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Building an SAP Solution Manager roadmap: Where to start?

Editor's note: The following article is the first in a three-part series on building a roadmap for deploying SAP Solution Manager. Part one below lays out a common adoption sequence for companies to follow. Parts two and three, which will run later this week, will look at creating the SAP Solution Manager Business Blueprint structure, taking advantage of the Business Process Repository, and using accelerators to speed deployment.

Since the release of SAP Solution Manager 7.1 in August 2011, more than 4,000 companies have gone live with a broad range of new functionality across all modules, including Technical Monitoring, Solution Documentation and Change Management. While the Technical Monitoring modules remain the most widely used and proven part of Solution Manager 7.1, the Test Management, Solution Documentation and Change Management modules are helping customers accelerate innovation, improve operation quality and lower costs.

Many companies are unsure where to start with SAP Solution Manager, so they are not accessing its full capabilities. The amount of functionality included with SAP Solution Manager 7.1 can be daunting. The trick is to prioritize a list of desired functionality and build it using a sensible roadmap, one module at a time.

SAP Solution Manager scenarios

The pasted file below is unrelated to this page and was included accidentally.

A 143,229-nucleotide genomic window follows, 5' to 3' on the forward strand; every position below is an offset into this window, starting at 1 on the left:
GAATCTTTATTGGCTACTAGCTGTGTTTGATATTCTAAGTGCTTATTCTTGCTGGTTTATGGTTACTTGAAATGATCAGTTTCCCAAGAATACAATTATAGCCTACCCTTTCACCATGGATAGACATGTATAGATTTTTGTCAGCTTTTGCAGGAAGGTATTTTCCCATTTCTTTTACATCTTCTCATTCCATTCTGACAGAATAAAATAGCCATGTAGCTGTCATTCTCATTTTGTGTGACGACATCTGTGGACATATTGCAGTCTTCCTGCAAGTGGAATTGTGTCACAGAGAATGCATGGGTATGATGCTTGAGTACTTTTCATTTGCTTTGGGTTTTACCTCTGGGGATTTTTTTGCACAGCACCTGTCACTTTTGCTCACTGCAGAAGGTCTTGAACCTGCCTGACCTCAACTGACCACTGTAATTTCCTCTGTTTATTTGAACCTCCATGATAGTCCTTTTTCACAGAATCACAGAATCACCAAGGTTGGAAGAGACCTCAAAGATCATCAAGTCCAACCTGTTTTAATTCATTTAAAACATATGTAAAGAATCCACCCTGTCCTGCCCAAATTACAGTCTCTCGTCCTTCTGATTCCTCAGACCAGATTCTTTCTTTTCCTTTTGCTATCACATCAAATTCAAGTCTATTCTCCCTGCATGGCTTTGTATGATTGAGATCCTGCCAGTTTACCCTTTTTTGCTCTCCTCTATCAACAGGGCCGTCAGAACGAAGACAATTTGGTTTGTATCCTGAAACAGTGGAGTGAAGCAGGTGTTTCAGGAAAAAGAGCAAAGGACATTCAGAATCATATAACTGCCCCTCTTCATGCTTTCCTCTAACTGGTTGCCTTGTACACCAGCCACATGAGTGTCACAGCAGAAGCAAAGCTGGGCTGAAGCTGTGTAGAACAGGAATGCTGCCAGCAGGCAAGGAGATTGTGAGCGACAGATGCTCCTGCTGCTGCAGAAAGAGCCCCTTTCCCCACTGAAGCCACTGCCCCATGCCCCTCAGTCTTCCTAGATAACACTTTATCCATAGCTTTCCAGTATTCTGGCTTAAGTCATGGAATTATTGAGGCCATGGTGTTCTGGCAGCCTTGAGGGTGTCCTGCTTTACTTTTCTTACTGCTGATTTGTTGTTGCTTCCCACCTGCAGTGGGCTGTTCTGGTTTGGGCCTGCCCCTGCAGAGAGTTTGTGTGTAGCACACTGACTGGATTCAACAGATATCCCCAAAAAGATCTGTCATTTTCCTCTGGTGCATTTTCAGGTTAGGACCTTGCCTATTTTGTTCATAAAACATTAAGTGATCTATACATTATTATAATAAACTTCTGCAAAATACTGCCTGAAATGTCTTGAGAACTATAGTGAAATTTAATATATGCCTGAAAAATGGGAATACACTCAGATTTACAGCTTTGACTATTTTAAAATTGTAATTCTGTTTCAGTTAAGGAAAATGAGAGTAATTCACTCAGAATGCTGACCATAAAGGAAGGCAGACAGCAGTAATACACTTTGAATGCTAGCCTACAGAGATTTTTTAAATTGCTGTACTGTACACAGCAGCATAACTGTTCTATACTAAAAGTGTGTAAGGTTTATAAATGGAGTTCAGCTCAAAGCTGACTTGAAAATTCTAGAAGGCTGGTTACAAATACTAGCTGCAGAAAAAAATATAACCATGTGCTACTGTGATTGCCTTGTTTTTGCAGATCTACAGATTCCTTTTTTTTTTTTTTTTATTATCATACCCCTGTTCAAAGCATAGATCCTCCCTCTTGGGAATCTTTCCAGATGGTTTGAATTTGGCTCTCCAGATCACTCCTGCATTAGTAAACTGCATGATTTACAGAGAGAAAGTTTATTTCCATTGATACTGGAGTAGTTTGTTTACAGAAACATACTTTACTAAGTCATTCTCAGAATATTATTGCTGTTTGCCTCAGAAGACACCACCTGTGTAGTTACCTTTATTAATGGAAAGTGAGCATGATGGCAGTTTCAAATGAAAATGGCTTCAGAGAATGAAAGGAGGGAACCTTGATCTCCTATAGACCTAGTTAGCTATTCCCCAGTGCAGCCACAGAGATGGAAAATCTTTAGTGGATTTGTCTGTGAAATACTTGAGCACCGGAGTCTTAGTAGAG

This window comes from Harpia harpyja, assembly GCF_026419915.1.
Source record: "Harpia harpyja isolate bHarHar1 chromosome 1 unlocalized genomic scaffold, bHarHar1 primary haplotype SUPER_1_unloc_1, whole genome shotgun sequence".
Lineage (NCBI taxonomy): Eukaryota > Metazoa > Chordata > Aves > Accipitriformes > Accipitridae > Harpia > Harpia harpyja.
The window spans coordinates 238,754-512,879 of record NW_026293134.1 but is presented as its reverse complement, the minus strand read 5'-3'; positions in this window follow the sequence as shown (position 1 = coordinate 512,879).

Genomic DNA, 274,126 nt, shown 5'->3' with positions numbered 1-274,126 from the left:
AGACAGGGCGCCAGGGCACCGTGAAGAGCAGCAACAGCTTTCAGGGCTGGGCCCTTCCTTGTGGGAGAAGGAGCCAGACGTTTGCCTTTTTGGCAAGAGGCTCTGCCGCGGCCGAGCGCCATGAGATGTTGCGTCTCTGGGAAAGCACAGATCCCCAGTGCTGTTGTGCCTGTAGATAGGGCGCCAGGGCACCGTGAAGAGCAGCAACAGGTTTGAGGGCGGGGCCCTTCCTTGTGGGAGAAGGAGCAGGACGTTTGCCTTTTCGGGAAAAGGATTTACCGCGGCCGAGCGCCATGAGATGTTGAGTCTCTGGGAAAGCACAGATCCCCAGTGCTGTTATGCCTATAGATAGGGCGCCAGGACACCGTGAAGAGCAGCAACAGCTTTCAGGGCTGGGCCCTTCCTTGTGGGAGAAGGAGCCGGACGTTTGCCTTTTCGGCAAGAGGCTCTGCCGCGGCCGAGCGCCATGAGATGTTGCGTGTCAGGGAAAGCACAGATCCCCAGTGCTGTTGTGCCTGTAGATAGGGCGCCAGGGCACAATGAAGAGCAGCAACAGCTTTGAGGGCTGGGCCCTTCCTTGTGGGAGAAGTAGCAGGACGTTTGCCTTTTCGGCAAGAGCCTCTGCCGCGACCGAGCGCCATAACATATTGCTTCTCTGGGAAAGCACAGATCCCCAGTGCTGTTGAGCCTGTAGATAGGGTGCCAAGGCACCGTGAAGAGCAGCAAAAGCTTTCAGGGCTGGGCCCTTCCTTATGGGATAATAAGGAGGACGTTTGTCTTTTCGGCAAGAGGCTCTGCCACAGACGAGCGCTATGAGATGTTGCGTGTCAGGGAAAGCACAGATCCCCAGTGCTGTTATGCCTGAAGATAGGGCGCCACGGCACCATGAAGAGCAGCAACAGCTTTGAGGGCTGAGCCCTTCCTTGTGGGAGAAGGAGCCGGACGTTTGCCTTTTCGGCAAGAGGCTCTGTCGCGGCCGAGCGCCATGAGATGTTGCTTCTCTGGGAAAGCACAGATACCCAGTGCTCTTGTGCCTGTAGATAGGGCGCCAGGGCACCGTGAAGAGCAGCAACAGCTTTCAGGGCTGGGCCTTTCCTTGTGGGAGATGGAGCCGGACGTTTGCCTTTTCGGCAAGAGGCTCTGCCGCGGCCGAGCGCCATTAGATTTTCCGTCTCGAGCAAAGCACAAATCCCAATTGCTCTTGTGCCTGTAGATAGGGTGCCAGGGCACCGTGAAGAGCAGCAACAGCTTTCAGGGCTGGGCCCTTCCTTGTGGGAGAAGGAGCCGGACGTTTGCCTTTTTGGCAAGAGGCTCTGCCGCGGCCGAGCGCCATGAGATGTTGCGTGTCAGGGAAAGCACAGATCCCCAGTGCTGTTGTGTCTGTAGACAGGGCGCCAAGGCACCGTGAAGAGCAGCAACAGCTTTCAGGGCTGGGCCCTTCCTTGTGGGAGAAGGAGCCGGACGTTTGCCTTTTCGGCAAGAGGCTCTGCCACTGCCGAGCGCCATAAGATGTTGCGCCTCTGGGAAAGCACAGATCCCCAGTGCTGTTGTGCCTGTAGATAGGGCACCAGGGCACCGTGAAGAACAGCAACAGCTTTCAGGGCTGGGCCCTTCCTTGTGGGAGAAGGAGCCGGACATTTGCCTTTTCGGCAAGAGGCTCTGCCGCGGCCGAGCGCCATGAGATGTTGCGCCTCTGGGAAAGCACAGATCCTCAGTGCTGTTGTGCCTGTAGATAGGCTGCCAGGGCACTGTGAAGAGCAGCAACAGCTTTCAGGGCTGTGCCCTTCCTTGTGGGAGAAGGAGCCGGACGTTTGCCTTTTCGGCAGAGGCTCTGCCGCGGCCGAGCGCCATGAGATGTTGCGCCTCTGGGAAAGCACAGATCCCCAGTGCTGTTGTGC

Figure 1 shows the typical adoption sequence for SAP Solution Manager. After basic installation and landscape setup, the modules in the bottom of the pyramid represent the required building blocks for the higher modules.

Figure1: The typical SAP Solution Manager module adoption sequence

For example, to improve the way you perform coordinated test management within Solution Manager, the first step is to create technical documentation of your SAP landscape by implementing the Solution Documentation module. This module helps define all the business processes used in the SAP landscape, which you need to do before using the Business Process Change Analyzer (BPCA). BPCA, which is part of the Test Management module, lets users review the proposed changes before implementing them.  This change impact analysis helps teams optimize the scope of tests by identifying and prioritizing all affected business processes and transactions and, in turn, build a streamlined test plan. As you move up the pyramid and unlock more technically challenging modules, you begin to reduce the reliance on third-party products, as SAP Solution Manager becomes your single source of truth.

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The brown tiles in the pyramid represent technical modules within SAP Solution Manager that help to improve the availability and performance and quality of data. They also introduce automation. These modules are part of the Run SAP Like a Factory (RSLaF) methodology and are of most interest to those in charge of overseeing the management of the SAP system. The RSLaF methodology refers to this role as the “Head of Operations”.

The lighter, gold-colored tiles in the pyramid represent project-based SAP Solution Manager modules that help to improve test management, change control and incident management processes. These modules are grouped into the application lifecycle management (ALM) category and are of most interest to the head of applications.

Together, the RSLaF and ALM modules come together to help the CIO set IT strategy and resource management plans by offering scorecards and analytics designed to help drive business improvements.


This was first published in April 2013

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